A server that dynamically allocates IP addresses to client machines using the Dynamic Host Configuration Protocol (DHCP). DHCP servers perform the server-side operation of the DHCP protocol. The DHCP server is responsible for answering requests from DHCP clients and leasing IP addresses to these clients.
DHCP servers should have static IP addresses. A DHCP server gives DHCP clients at least two pieces of TCP/IP configuration information: the client’s IP address and the subnet mask. Additional TCP/IP settings can be passed to the client as DHCP options.
To have Microsoft Windows 2000 Server function as a DHCP server, install the DHCP Server service and manage it using the DHCP console snap-in for the Microsoft Management Console (MMC). To have Windows NT Server function as a DHCP server, install the DHCP Server service and configure it using the administrative tool DHCP Manager. Note that a DHCP server should generally not be a DHCP client - that is, it should have a static IP address.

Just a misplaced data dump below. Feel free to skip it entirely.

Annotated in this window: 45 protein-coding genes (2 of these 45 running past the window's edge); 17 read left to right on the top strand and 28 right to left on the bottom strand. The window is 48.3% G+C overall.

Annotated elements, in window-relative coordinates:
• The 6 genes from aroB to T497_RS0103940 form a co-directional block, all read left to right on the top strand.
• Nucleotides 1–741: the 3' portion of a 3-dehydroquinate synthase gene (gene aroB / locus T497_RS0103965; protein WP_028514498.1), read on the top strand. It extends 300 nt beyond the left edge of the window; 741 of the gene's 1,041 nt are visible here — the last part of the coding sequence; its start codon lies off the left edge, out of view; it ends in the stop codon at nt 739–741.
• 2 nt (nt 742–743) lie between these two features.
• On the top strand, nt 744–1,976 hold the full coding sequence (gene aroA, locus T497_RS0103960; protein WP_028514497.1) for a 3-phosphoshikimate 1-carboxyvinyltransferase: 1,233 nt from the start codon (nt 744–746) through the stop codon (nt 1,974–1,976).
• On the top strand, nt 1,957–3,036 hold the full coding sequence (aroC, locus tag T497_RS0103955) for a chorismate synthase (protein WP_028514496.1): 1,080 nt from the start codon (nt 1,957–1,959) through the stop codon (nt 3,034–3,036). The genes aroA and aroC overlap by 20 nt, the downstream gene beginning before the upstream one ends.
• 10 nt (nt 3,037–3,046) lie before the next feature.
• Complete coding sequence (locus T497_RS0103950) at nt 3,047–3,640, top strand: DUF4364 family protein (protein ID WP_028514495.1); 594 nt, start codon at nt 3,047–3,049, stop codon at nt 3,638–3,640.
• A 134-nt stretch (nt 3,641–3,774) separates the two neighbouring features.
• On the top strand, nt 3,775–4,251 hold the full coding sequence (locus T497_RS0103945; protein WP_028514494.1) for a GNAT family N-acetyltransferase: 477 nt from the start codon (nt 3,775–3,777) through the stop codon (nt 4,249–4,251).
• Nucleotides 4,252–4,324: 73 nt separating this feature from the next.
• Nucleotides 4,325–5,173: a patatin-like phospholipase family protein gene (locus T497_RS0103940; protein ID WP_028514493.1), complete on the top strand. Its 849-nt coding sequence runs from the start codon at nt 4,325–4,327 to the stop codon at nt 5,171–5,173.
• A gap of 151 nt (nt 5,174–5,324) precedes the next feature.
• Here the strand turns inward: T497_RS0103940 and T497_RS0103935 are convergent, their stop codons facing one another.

If hosts on a TCP/IP network are randomly losing connectivity with the network one by one, the DHCP server might be down and unable to renew leases for IP addresses obtained by the clients. Without a valid IP address leased to them, DHCP clients cannot communicate over the network.